Arndt was not especially happy that Richter, when he had first read the newspaper reports of “that harridan Veronica’s” planned trip to Amberg, had contacted him again. But it shouldn’t involve any adverse consequences for Arndt, himself. It was only natural, after all, that Richter would be hiring a lawyer in the capital to defend his property claims.




            Duke Ernst was more impressed by Veronica Dreeson’s letter of introduction than she had been herself. That was, indeed, an original signature. Or the initials, at least, had not been scribbled by an adjutant. GARS. Gustavus Adolphus Rex Sueciae. The king of Sweden, emperor of the United States of Europe and the prospective head of the renewed Union of Kalmar meant seriously that he himself, Ernst of Saxe-Weimar, should personally lend assistance to the grandmother of Hans Richter, the hero of Wismar. A postscript indicated that Prime Minister Stearns agreed that it would be a good idea.


            The woman was chatting along. “…and the town is so changed that I scarcely recognize it. My stepson-in-law Elias and I have walked around some, and we actually lost our way twice. We had to take a line of sight on Our Lady’s to get back on streets that we recognized. That huge half-finished building on the former site of St. George’s church—why, it spills way over the boundaries of the original lot. They’ve even moved one of the city gates to make room for it. There must have been at least a dozen houses along the wall, there. All gone. Including…”


            Duke Ernst nodded politely.


            “Including our house. The one where Johann Stephan had his print shop. We lived upstairs.” Temporarily losing her Abbess of Quedlinburg face and voice, Veronica glared at him.


            Duke Ernst winced. That “huge half-finished building” was the Jesuit collegium. He knew a great deal about it. The moving of one of the city gates in 1630 had serious technical implications for the defense of the city of Amberg. He and Banér had spent a great deal of time looking at the plans. General Banér had been, profanely and blasphemously, of the opinion that, from a military standpoint, a bastion of Catholicism directly adjacent to the city wall was a really bad thing. Banér had been right, but political considerations had prevailed. He had, thus far, allowed the Jesuits to stay in the building next to the wall. Under careful surveillance, of course.


            He looked back at Veronica. Perhaps Job had a point when he asked God why he did these things to people. Surely, of all the houses in Amberg, the Jesuits could have chosen to build where some other owner had his lot. Almost any other owner.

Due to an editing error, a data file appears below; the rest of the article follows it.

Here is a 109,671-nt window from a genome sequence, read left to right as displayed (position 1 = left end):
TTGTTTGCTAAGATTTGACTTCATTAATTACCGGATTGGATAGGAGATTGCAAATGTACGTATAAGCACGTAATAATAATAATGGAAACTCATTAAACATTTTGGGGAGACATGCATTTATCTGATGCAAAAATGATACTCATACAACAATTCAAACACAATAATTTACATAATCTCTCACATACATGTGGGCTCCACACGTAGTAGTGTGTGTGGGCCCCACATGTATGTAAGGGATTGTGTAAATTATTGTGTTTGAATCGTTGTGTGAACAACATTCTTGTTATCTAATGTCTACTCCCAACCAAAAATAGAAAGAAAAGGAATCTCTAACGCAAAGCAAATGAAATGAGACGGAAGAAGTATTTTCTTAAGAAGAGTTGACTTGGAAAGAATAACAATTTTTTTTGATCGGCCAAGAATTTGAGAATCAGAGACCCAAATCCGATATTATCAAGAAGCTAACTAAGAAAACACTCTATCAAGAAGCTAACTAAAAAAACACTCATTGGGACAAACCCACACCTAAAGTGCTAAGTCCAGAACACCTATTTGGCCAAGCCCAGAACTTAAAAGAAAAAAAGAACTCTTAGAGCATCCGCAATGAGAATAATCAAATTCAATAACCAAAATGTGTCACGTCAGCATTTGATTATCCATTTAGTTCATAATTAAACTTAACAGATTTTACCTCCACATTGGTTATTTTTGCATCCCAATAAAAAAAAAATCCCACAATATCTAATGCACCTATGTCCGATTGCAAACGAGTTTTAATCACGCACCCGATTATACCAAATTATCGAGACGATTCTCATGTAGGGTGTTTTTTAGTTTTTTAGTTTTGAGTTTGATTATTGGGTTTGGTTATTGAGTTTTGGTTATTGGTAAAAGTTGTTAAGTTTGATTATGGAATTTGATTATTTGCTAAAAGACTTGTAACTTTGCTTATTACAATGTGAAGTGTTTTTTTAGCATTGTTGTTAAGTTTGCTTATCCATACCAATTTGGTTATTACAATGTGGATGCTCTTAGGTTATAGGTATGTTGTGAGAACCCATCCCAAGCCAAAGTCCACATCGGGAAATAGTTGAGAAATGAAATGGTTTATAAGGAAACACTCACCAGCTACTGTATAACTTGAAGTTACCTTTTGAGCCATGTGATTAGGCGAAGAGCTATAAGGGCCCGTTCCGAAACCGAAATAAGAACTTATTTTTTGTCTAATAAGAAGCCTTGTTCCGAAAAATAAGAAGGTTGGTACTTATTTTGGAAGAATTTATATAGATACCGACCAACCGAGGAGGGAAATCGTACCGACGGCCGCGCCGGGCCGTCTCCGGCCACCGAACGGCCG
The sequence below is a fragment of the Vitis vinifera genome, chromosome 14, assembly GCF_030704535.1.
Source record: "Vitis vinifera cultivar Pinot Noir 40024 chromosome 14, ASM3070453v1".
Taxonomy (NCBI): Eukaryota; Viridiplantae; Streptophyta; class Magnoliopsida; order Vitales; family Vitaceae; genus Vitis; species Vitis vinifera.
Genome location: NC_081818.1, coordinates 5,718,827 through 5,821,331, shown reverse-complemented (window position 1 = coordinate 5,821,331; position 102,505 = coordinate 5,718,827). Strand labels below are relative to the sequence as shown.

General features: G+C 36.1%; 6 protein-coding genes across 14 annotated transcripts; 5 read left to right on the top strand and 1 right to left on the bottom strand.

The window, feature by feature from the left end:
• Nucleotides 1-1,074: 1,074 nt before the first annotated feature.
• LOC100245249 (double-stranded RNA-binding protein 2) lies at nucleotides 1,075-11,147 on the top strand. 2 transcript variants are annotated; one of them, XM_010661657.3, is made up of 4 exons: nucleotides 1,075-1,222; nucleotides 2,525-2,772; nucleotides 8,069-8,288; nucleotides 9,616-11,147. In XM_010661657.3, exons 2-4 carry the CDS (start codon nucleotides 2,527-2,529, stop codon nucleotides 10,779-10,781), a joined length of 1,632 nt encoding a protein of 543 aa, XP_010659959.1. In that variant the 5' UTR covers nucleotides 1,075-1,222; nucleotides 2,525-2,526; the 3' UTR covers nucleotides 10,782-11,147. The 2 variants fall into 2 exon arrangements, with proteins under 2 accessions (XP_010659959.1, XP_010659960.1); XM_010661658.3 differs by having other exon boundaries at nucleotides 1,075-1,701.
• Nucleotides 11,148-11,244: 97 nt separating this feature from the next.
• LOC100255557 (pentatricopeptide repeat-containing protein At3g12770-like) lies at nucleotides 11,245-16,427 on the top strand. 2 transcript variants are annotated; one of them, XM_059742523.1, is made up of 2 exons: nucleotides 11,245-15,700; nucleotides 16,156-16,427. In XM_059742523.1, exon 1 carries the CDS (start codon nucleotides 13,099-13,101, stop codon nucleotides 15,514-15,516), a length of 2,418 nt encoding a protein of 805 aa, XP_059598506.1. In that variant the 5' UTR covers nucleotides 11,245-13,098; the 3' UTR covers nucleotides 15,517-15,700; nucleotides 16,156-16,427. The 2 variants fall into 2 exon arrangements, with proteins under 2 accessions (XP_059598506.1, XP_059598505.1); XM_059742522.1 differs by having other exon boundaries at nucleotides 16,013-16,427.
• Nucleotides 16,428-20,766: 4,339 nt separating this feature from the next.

“Ah, Mrs. Dreeson. It is the Jesuit school.”


            “When I left Amberg,” Veronica said firmly, “the Jesuits were holding masses at Our Lady’s. They had Latin school in the St. George’s Pfarrhof until 1626, but in 1627 they had just closed down the Calvinist school at St. Martin’s and the Jesuits moved their school into it. That was far more convenient, I’m sure, right in the center of town.”


            “Perhaps it was more convenient. Nevertheless, the year after you left Amberg, the Jesuits traded the St. Martin’s site again, for St. George’s. I understand that the trade involved considerable debate at the time. There was a great deal of building activity during the last years of the Bavarian occupation. They meant for Amberg to be the center of a mission effort for the reconversion of the entire Upper Palatinate to Catholicism. There were visitations by high officials of the order. By early 1631, the Jesuits were running seventeen missions out of Amberg. They hired an Italian architect from Passau to complete a design. One of the—ah, results—of the Ring of Fire was that Duke Maximilian interpreted it as a signal that he should redouble his conversion efforts. In Amberg, that meant his construction efforts. In May of 1631, that spot by the wall was a construction site; the demolition had been completed, but little had been built. When we, the Swedes, took Amberg at the end of 1632, we found what you now see—unfinished, but the start of a great collegium on the model of those in Bavaria, half-completed.”


            “And the section on top of Johann Stephan’s lot is?”


            Duke Ernst glanced behind him. Böcler came forward with a fist full of drawings.


            “The section on top of your late husband’s lot is…” Duke Ernst leafed through a couple of pages, then put his finger down. “The dining hall.”

About Eric Flint